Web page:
Huebner, Cynthia .
Survivorship and productivity of invasive plant species in response to different forest management regimes across regional and local environmental gradients .
Oak regeneration in Eastern U.S. forests is associated with disturbances, such as fire and shelterwood harvests, which increase the amount of light reaching the forest floor. In contrast, diameter-limit cutting (DLC; removal of the largest, most merchantable trees) is primarily used by private land owners. Forest canopy openings by any of these methods may result in invasion by exotic plant species. Invasive plant establishment is also dependent on available resources, with mesic and nutrient-rich sites often more prone to invasion than more xeric, less fertile, sites. Garlic mustard (Alliaria petiolata, GM), Japanese stiltgrass (Microstegium vimineum, JSG), and tree of heaven (Ailanthus altissima, TOH) survivorship and productivity were compared. Fifty-six sites were selected from two regions (Allegheny Plateau (AP) and Ridge and Valley (RV) Provinces), two topography-types (north-northeastern-east (NE), and south-southwestern-west (SW) slopes), and five management regimes (control, single burn, repeat burn, shelterwood, and DLC) in OH, WV, and VA. In early spring 2011, GM was planted as seedlings (cotyledons). JSG and TOH were transplanted with their first leaves, in late spring. After three months, shoot biomass was determined for all species and root biomass was determined for TOH. Light and soil temperature were measured for each site. All three species had more biomass in the shelterwoods. Productivity decreased in the following order: DLCs, repeat burns, single burns, and controls, except for GM, in which the burns had greater productivity than the DLCs and controls. JSG was more productive in the RV, while GM was more productive on NE slopes. TOH's shoot biomass did not differ among region or slope, but its root biomass was greater in the RV. GM survival was greater in the AP and in the burns, but survival did not differ among treatment, region, or topography for TOH or JSG. Shelterwoods had the highest light and soil temperature, followed by the DLCs, two burns, and controls. The RV and SW slopes had higher light and soil temperature than the AP and NE slopes, respectively.Broader Impacts:Invasive plant response varied among the species, but the most disturbed treatment (shelterwood) showed the greatest productivity for all three species. A wet spring/summer may explain the high productivity of JSG and TOH in the RV. No difference in survival of JSG and TOH suggests young plants can become established (though not prosper) under variable conditions. GM's response indicates that younger developmental stages may be more sensitive to existing conditions.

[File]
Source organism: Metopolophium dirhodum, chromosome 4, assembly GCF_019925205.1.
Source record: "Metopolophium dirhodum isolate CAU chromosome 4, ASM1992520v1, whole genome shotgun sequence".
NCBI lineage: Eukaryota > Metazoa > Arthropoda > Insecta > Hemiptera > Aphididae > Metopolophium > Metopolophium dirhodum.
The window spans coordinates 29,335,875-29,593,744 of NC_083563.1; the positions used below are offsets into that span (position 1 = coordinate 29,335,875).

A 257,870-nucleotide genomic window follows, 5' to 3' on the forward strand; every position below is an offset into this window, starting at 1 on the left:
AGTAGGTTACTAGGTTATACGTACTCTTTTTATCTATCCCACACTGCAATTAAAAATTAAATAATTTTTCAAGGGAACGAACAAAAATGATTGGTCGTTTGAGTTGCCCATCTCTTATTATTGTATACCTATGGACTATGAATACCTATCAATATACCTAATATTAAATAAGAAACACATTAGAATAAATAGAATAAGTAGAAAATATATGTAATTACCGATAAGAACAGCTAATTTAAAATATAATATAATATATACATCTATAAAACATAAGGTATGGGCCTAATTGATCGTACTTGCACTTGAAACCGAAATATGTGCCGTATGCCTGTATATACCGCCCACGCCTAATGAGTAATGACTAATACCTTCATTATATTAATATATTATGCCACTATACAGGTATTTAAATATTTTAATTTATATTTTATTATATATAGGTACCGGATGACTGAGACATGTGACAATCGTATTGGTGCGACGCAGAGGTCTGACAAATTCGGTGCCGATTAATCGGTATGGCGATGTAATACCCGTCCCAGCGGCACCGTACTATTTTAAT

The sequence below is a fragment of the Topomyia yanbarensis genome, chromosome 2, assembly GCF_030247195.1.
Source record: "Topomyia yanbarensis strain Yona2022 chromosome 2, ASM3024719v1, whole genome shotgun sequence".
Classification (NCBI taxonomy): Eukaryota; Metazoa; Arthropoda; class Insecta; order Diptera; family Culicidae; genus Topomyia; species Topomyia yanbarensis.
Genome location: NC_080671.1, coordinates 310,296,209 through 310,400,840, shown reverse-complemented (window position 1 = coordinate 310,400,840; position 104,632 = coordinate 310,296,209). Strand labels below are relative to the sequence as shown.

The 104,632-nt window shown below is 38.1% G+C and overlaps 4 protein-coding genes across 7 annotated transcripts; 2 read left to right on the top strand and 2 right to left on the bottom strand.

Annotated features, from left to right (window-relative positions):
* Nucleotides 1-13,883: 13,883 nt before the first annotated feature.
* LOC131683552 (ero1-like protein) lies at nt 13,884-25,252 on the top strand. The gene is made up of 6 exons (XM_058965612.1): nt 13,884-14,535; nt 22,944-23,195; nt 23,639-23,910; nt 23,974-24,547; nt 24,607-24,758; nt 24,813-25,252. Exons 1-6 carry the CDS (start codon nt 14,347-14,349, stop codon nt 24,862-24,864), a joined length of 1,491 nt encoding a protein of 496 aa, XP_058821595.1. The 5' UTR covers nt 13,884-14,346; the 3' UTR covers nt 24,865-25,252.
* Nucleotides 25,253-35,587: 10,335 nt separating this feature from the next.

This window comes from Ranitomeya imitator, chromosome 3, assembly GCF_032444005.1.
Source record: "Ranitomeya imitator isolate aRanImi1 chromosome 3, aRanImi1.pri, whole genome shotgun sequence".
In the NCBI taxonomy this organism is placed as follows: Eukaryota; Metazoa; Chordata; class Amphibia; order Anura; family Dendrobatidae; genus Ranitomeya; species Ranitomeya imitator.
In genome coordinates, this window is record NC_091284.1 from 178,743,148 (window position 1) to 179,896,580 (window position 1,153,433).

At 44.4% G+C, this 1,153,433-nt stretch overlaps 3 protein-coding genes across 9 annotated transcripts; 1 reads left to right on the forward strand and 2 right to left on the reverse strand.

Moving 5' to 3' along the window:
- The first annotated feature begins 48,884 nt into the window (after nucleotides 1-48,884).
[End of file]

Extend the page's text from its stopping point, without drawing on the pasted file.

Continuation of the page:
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1 - Northern Research Station, USDA Forest Service, 180 Canfield St., Morgantown, WV, 26505, USA
Presentation Type: Oral Paper:Papers for Sections
Date: Monday, July 9th, 2012
Time: 1:30 PM